This is a story about innovation, legacy, and a surprising thing most people don't remember about Apple's early days. And it comes just as Apple is embarking on yet another new strategy.

The story starts for our purposes from an impassioned interview that Steve Jobs gave two decades before his death, in which he talked talked about the single, long-forgotten software program without which he said Apple likely wouldn't have succeeded.

That program -- the very first computer spreadsheet -- called VisiCalc, made its debut at a computer expo in Manhattan exactly 40 years ago this week.

Almost nobody noticed at the time, but VisiCalc became the "killer app" that prompted widespread adoption of the Apple II computer in the early 1980s.

"VisiCalc," Jobs said in the 1990 television interview. "And that's what really drove, propelled the Apple to the success it achieved, more than any other single event."

'All hail VisiCalc'

Contemporary news stories talk about businesspeople going to computer stores to buy the groundbreaking $100 VisiCalc program, and then buying their first computers -- the $2,500 Apple II -- when they realized it was the only computer VisiCalc could run on.

(Inc. wrote about it back then, saying, "The significance of VisiCalc isn't that it's full of whiz-bang technical features, but that it's written for non-technical people.")

But it wasn't an Apple product. Its creators were Dan Bricklin, a computer programmer who attended Harvard Business School in the late 1970s, and a former colleague named Bob Frankston.

Bricklin came up with the idea for the spreadsheet during an HBS class, and he then designed a prototype version. Then, Frankston worked via dialup from the attic of a rented apartment to program it.

Among the key problems they solved that we now take for granted: lettering the columns and numbering the rows, so that they knew how to refer to each individual cell.

They wound up distributing through a software publishing company launched by another Harvard graduate, Daniel Fylstra. Brlcklin explained in his talk what happened next:

In June of 1979, our publisher announced VisiCalc to the world, in a small booth at the giant National Computer Conference in New York City.

The New York Times had a humorous article about the conference. "The machines perform what seem religious rites ... 'All hail VISICALC.'"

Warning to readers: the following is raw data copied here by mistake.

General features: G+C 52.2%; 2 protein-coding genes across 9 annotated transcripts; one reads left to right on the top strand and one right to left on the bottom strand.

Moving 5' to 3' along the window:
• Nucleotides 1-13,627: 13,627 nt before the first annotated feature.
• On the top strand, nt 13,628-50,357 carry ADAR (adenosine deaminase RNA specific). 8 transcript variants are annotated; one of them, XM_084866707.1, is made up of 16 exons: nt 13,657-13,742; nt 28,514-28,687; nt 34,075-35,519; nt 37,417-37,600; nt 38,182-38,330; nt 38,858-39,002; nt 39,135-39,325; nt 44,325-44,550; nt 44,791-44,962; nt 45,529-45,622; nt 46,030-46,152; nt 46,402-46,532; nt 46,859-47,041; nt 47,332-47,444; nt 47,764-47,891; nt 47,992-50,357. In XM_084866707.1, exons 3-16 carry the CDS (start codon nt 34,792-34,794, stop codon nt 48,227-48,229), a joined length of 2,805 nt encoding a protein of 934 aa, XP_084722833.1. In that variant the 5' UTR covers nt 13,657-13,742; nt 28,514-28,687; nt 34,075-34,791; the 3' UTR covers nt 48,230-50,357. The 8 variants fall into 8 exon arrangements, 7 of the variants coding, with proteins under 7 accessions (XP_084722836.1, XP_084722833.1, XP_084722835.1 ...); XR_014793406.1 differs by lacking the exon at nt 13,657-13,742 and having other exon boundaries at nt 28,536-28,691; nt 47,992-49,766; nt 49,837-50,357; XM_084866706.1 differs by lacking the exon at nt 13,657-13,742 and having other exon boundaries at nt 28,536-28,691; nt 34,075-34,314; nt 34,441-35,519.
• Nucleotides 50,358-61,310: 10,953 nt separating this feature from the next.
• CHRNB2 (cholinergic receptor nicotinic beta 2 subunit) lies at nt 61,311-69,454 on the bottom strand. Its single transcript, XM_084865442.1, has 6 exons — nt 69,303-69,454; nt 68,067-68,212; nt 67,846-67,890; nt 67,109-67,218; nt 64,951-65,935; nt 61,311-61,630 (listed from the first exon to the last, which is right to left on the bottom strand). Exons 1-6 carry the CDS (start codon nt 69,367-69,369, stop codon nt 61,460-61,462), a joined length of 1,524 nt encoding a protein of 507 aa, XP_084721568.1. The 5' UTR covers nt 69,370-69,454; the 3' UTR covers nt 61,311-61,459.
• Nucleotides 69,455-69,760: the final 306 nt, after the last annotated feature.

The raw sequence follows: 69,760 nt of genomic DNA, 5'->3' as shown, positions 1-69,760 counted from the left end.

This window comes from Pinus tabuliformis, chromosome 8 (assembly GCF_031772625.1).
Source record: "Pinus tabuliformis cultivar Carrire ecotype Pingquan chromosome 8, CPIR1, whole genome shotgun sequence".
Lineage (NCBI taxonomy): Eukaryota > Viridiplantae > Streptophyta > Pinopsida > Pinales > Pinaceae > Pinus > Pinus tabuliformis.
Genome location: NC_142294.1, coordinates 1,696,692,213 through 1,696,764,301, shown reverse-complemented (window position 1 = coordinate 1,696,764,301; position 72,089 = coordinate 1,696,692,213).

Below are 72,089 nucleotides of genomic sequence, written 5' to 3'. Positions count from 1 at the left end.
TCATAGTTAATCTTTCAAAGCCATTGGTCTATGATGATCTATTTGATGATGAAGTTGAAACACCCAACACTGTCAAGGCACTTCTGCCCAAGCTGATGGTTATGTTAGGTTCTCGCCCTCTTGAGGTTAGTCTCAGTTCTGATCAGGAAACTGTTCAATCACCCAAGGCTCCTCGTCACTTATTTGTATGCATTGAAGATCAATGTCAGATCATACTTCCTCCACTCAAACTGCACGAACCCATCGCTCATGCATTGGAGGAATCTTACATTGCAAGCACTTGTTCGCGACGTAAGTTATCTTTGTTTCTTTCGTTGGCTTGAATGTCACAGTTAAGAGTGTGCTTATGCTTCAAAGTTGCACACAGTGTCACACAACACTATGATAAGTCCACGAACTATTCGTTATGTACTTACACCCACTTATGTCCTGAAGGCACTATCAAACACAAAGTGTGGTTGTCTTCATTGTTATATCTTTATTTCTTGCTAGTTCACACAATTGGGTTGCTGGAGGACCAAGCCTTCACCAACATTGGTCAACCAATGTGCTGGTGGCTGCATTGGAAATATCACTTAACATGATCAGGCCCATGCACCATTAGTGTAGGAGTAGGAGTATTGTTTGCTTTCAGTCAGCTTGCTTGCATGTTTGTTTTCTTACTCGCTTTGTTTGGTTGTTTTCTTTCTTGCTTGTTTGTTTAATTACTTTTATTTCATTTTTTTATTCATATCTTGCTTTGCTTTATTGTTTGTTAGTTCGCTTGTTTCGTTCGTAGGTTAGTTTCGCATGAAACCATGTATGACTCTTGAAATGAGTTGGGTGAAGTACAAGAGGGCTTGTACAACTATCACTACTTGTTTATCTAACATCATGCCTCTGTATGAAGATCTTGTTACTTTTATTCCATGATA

That was the last mention of the electronic spreadsheet in the popular business press for about two years. Most people didn't get it yet. But some did. 

The rise and the fall

More than a million copies of VisiCalc were sold between 1979 and 1983. 

As The Wall Street Journal put it in a retrospective around the same time Jobs gave his interview, because of VisiCalc, "suddenly legions of business-school graduates, accountants and others who pushed numbers around for a living for the first time had a reason to own a PC."

But its dominance was short-lived.

A product manager who had worked for Fylstra's company, Mitchell Kapor, negotiated an exit from the company, signing over everything he'd created, as the New York Times described contemporaneously, "with one exception -- a product he described in a one-page document attached to the buyout agreement."

Kapor started his own company and turned that single product into a better spreadsheet program called Lotus 1-2-3, which ran better than VisiCalc did on IBM's new computers.

'You'd be interviewing somebody else'

Once, companies had bought Apple II computers to run VisiCalc; now they were "buying $5,000 IBM personal computer systems simply to run a $495 spreadsheet," Kapor told Vox in 2014.

Eventually, the company Bricklin and Frankston started wound up in a giant lawsuit with Fylstra's company, which he'd now renamed Visicorp.

Meanwhile, Kapor's Lotus 1-2-3 did $53 million in its first year. Eventually, IBM bought it outright. Of course, as a spreadsheet it was ultimately overcome by Microsoft Excel, Google Sheets, and many others.

Still, before all those there was Lotus 1-2-3, and before Lotus 1-2-3, there was VisiCalc. And Jobs was very clear in how crucial it was to the early success of Apple.

"If Visicalc had been written for some other computer," he told his interviewer in 1990, "you'd be interviewing somebody else right now."